This Path Texture Pack (PTP) contains 9 high quality textures at 2k resolution with full SRP support. This pack also contains pre-configured terrain layers and GeNa Road Profiles. These road profiles can be added straight to your scene using the GeNa splines.
(click to enlarge)
How to use:
The Path Texture Pack 01 installs itself under Assets\Procedural Worlds\Content Packs\Path Texture Pack 01. You can use the texture files found in there as any other texture file in Unity. You can use the individual texture maps in the "Textures" folder, or you can use the terrain layers which are prepared for unity terrains in the "Terrain Layers" folder.
Beyond that, you can use the textures for the GeNa Pro Road generation system, or use them in texture spawners in Gaia. This allows you to build complete mesh-based or terrain-texture based paths with these tools . Please see the following chapters for instructions on these methods.
Using with the GeNa Pro road system
You can find ready-made GeNa road profiles in the "GeNa Road Profiles" folder .This pack comes with 3 different types of GeNa road profiles:
The Noise Profile is a one track profile but with noise added to break up the road/path patterns. The One Track is just a single track path or road and lastly the Two Track is 2 small lanes like railway tracks.
These road profiles can be plugged right into a GeNa road spline extension. Here is how you add one of these profiles to your scene:
Right click in the Hierarchy and go to GeNa/Add Road Spline, this will create a new road spline in your scene.
With the road spline selected use Ctrl + Left Click in the scene view to add spline nodes.
The spline comes with multiple extensions pre-equipped since we added a road spline to the scene. Dirst thing we are going to do is select our Carve extension to raise/lower the terrain so our road sits nicely on it. Once you have selected Carve click the Carve button at the bottom.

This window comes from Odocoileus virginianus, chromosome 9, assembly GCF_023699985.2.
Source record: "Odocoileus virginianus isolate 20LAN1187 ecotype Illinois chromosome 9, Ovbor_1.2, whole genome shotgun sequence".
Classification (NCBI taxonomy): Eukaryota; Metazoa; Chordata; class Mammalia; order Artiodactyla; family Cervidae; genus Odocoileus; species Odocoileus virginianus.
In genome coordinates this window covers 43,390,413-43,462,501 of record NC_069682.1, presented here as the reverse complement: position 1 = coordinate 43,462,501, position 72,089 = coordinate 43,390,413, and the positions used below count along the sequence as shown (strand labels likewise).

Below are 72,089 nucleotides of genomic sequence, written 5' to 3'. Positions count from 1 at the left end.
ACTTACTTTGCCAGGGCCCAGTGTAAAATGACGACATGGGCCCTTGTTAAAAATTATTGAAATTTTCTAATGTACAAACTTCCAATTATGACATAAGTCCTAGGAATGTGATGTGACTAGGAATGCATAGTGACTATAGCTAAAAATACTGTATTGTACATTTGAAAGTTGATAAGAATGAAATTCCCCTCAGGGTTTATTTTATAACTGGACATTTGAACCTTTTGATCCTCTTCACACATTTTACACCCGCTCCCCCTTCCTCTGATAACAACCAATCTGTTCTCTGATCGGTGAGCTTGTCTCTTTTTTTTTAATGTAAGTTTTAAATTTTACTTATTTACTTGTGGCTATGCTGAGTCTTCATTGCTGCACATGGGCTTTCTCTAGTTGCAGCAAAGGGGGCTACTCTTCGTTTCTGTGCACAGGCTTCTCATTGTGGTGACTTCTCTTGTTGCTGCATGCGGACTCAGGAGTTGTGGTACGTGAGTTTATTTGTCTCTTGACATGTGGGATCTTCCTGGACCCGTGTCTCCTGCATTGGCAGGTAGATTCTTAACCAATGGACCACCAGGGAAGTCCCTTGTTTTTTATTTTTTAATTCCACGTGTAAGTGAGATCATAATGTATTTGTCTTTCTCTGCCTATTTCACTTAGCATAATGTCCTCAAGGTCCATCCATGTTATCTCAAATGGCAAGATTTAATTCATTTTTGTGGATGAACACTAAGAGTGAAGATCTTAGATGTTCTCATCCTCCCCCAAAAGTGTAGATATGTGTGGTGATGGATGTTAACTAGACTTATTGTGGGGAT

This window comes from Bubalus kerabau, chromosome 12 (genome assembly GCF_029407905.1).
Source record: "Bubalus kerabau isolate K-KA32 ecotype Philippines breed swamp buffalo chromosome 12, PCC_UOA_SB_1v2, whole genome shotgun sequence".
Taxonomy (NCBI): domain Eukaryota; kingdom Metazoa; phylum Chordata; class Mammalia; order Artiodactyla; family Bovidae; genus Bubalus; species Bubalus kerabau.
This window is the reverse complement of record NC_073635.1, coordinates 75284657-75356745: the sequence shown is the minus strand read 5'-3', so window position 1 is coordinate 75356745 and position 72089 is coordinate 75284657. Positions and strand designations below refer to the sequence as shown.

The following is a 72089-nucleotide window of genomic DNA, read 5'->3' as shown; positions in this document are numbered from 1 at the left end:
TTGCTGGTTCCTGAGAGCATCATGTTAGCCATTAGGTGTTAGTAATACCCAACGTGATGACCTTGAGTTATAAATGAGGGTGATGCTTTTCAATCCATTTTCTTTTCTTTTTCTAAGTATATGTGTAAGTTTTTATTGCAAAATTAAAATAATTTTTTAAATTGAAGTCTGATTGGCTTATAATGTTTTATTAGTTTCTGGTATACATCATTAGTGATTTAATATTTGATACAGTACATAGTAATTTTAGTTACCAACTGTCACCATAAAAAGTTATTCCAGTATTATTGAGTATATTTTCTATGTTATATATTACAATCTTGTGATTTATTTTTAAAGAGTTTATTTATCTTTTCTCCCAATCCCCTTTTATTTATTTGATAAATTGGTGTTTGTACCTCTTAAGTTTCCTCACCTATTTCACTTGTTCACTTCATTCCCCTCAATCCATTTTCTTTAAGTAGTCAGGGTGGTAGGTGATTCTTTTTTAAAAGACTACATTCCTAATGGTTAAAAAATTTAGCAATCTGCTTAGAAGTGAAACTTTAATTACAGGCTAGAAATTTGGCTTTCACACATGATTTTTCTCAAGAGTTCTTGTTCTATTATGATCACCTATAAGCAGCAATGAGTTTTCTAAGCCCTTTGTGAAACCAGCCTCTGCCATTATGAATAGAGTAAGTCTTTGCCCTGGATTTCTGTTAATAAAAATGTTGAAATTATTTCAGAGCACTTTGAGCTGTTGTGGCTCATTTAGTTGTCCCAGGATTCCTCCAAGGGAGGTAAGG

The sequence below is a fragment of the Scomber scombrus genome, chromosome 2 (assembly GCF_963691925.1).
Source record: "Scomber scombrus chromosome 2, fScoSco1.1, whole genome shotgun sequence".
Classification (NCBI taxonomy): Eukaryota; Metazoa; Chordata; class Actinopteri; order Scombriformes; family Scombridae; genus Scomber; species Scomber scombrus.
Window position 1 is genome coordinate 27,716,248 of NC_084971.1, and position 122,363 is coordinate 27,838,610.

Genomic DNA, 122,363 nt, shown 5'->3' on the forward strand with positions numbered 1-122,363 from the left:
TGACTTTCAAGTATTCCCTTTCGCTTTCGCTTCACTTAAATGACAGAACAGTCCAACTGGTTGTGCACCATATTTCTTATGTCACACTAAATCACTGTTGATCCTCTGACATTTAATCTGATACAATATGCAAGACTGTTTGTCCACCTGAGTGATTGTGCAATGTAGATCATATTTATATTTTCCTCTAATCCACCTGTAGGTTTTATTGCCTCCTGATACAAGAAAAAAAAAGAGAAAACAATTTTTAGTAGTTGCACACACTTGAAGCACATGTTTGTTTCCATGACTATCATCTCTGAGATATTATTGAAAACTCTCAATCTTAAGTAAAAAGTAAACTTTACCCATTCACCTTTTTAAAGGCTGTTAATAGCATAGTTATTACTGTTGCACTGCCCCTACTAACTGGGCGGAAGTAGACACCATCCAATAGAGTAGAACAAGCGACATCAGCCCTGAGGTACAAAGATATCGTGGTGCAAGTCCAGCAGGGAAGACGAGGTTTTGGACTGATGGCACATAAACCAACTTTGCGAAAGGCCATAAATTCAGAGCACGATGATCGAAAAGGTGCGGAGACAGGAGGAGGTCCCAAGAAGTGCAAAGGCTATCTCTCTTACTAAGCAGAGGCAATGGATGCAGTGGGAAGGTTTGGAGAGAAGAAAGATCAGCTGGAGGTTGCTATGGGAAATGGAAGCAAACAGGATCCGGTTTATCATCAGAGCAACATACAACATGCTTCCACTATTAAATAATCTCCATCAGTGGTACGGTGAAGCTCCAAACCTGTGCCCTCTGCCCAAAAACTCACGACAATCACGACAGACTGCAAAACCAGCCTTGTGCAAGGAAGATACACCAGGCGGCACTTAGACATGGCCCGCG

Now we are going to clear objects with colliders along the spline - this is used to clear the gameobjects that have collisions along our spline. Normally it is safe to assume you would not want these on top of a road / path that you built.
Select the "Clear Colliders" extension and click the "Clear Colliders" button. The scene view will show you a preview in which areas objec
Next we are going to clear all the terrain trees and grass details along our spline so we can see the road. Select the Clear Trees and Clear Details and click Clear Details/Trees at the bottom:
Now since we have a nice, clean road sitting on the terrain, we can assign the new road profile to change the appearance to use one of the path textures from the pack. Go to Assets/Procedural Worlds/Path Texture Pack 01/GeNa Road Profiles and assign a new profile in the Road extension on our spline.
Open the Profile Settings to edit the road profile and customize it to your liking. The question mark "help" button in the top right corner has more information on the individual settings for the road shader.
Note that changes made here are also applied to the master profile, it is recommended to create a copy of the profile and assign this before making changes so you don't override the source profile.
Now you are using the new GeNa Road Profiles on your spline, you can add these profiles to existing splines in your scene by just assign the profile to the road extension.
Tip: You can also texture the terrain underneath your path / road with the "Texture" extension on the spline - depending on the texture at hand that can make it more consistent / believeable or allows you to create interesting contrasts, especially if you use noise settings to let the terrain underneath shine through. Here is an example of the cobblestone "Alpine Pathway Noise profile WITHOUT underlying texturing: